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The particular verse cited by Sessions suggests a religious rationale for obeying a government's laws. "Romans 13, to obey the laws of the government because God has ordained the government for his purposes," the attorney general said Thursday.
White House press secretary Sarah Sanders seemed to reinforce this idea, saying during Thursday's press briefing that such sentiments about the need to obey the law are "repeated a number of times throughout the Bible."
Jeff Sessions cites biblical verse in defense of immigration policies:— ABC News Politics (@ABCPolitics) June 15, 2018
"I would cite you to the Apostle Paul and his clear and wise command in Romans 13, to obey the laws of the government because God has ordained them for His purposes." https://t.co/1R14jjijga pic.twitter.com/4hFTAsbuIl
This prompted some politicians and celebrities to weigh in with Bible verses of their own.
Rep. Joe Kennedy, D-Mass., posted on Twitter: "'For I was hungry and you gave me food, I was thirsty and you gave me drink, I was a stranger and you made me welcome.’ Matthew 25."
‘For I was hungry and you gave me food, I was thirsty and you gave me drink, I was a stranger and you made me welcome.’ Matthew 25. https://t.co/JBebPDF7gu— Rep. Joe Kennedy III (@RepJoeKennedy) June 14, 2018
Rep. Ted Lieu, D-Calif., shared the same excerpt, adding, "Nothing in the Bible says to separate kids from parents. It teaches the opposite."
I guess Sessions forgot about the Gospels part of the Bible. Matthew 25:35 says "For I was hungry and you gave me food, I was thirsty and you gave me drink, I was a stranger and you welcomed me".— Ted Lieu (@tedlieu) June 14, 2018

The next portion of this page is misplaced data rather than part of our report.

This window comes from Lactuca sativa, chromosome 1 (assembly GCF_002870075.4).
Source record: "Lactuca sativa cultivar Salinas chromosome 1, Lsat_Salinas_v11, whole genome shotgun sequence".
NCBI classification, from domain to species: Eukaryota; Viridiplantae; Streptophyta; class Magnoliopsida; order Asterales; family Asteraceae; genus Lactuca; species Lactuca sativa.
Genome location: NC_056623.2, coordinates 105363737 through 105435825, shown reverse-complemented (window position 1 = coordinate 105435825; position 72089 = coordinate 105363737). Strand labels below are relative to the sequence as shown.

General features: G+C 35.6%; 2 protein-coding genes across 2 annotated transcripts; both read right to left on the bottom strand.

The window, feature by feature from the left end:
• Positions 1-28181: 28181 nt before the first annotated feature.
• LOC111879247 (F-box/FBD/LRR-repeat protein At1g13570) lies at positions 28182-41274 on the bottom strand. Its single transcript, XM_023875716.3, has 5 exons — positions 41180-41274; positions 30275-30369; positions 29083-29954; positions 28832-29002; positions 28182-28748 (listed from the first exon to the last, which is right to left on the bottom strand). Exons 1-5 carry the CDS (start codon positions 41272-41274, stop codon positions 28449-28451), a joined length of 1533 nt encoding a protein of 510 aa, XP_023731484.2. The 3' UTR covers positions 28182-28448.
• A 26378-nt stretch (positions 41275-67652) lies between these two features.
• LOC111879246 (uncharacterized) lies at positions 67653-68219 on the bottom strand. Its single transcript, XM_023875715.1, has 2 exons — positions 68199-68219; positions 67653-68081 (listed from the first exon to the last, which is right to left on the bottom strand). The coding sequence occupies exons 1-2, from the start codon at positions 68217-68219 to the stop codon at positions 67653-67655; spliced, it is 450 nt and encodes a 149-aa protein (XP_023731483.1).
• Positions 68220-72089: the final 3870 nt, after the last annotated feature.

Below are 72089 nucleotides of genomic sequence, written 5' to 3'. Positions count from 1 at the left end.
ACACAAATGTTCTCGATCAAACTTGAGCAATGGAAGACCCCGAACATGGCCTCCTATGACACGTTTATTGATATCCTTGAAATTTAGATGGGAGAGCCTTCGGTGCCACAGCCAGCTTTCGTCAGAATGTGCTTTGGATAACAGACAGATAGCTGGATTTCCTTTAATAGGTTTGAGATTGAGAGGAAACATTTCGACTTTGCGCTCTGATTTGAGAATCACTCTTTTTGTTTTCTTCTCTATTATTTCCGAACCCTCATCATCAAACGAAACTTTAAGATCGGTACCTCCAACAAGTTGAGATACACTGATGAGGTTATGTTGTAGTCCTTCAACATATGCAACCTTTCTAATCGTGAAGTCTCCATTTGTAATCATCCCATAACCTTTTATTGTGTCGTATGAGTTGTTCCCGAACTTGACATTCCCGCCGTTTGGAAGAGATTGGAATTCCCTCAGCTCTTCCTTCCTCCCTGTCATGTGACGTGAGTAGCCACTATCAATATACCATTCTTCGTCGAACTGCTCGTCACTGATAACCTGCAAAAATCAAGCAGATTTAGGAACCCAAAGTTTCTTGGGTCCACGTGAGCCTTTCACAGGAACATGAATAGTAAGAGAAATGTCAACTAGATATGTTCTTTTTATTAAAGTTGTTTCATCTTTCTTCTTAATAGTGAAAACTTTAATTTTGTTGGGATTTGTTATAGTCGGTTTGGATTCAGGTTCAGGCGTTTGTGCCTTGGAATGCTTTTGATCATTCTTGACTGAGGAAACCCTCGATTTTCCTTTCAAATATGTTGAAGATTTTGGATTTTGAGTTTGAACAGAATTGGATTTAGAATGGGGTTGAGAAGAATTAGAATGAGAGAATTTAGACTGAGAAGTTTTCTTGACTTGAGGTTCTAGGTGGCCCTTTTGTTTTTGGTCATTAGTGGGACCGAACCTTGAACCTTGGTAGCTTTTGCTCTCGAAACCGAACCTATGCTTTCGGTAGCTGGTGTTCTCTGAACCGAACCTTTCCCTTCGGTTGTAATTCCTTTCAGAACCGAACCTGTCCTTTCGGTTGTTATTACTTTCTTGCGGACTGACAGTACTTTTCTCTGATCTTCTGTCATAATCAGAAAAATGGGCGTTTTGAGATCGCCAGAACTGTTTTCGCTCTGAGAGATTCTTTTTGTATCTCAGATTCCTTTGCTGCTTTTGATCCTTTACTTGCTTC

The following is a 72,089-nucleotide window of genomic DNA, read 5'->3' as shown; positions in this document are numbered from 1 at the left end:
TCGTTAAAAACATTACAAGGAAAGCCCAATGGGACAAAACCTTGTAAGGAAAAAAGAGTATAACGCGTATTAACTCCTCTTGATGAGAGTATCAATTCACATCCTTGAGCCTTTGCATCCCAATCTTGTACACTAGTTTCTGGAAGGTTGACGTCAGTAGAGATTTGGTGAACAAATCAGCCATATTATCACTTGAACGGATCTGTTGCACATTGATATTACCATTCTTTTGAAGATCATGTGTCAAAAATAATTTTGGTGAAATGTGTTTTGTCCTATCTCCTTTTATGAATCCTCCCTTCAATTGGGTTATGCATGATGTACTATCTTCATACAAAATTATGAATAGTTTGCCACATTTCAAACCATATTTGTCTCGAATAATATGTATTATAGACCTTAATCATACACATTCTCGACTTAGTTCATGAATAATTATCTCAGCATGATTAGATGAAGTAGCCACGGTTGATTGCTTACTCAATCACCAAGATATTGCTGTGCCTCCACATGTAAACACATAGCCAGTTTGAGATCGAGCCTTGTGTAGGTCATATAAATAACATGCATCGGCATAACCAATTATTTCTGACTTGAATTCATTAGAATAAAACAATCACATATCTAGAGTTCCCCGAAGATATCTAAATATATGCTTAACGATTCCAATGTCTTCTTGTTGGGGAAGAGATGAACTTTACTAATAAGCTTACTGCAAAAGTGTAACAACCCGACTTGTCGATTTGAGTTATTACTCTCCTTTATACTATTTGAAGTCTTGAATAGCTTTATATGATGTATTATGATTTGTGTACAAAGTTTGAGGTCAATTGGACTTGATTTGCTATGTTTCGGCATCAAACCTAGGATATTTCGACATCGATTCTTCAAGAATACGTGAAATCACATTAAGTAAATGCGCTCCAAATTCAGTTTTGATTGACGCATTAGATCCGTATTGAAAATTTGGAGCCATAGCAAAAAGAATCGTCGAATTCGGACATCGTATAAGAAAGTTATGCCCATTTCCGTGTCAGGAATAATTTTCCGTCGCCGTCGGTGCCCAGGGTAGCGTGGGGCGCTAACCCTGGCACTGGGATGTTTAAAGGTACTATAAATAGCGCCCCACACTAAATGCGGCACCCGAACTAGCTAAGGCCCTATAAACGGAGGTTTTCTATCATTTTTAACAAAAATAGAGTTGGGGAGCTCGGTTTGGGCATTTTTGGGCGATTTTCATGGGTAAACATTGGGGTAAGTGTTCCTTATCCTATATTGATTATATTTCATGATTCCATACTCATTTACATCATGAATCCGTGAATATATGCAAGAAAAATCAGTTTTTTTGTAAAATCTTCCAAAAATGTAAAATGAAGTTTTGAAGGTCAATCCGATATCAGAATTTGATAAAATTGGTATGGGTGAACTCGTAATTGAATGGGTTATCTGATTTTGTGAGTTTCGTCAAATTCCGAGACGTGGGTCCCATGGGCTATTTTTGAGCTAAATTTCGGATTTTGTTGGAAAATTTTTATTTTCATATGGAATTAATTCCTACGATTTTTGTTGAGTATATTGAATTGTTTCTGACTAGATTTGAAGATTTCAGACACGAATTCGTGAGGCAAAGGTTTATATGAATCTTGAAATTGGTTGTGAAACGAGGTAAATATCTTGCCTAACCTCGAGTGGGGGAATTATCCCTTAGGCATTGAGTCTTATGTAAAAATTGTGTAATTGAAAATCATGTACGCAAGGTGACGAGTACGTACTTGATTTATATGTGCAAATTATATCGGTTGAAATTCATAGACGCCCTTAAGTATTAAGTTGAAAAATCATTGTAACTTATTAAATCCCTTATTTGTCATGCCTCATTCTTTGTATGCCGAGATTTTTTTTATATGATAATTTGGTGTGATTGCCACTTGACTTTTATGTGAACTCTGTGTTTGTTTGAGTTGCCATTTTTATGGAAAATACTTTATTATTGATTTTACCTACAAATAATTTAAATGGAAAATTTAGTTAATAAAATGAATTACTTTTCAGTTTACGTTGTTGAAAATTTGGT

Nothing in the Bible says to separate kids from parents. It teaches the opposite. https://t.co/gP5QfRtWuK
Actress Mia Farrow, an outspoken critic of the Trump administration and avid Twitter user, shared a different Bible verse.
"For the Lord your God...loves the strangers, providing them food and clothing. You shall also love the stranger, for you were strangers in the land of Egypt," she wrote, citing a verse in Deuteronomy.
Deuteronomy 10:18-19 – “For the Lord your God...loves the strangers, providing them food and clothing. You shall also love the stranger, for you were strangers in the land of Egypt.”— Mia Farrow (@MiaFarrow) June 15, 2018
And in the opening monologue of his show on Thursday, late-night TV host Stephen Colbert warned, "Don't bring God into this."
Colbert said that while Sessions did accurately recite the passage from Romans 13:1, he urged viewers to "read a little bit further" to Romans 13:10, where it reads, "Love your neighbor as yourself. Love does no harm to a neighbor. Therefore love is the fulfillment of the law."
A Vatican office that focuses on migrants and refugees also responded, sharing the same verse as Farrow had.
"The Bible teaches that God 'loves the foreigner residing among you, giving them food and clothing. And you are to love those who are foreigners, for you yourselves were foreigners in Egypt' (Deuteronomy 10:18-19). Pope Francis," the tweet reads.
“The Bible teaches that God ‘loves the foreigner residing among you, giving them food and clothing. And you are to love those who are foreigners, for you yourselves were foreigners in Egypt’ (Deuteronomy 10:18-19).” Pope Francis pic.twitter.com/Yt8i7b39VN— Migrants & Refugees (@M_RSection) June 14, 2018
The day before Sessions' comments, the U.S. Conference of Catholic Bishops issued a statement "condemning" the separation of migrant families.
"While protecting our borders is important, we can and must do better as a government, and as a society, to find other ways to ensure that safety. Separating babies from their mothers is not the answer and is immoral," Daniel Cardinal DiNardo said in the statement.
And although the TV drama "The West Wing" went off the air years ago, some Twitter users responded to Sessions by linking to a video of the show's fictitious president, Josiah Bartlet, who was Catholic, giving a speech about pronouncements in the Bible that would be illegal or at least nonsensical in modern life.
Bartlet began by referring to Exodus 21:7, which talks about parents selling children into slavery.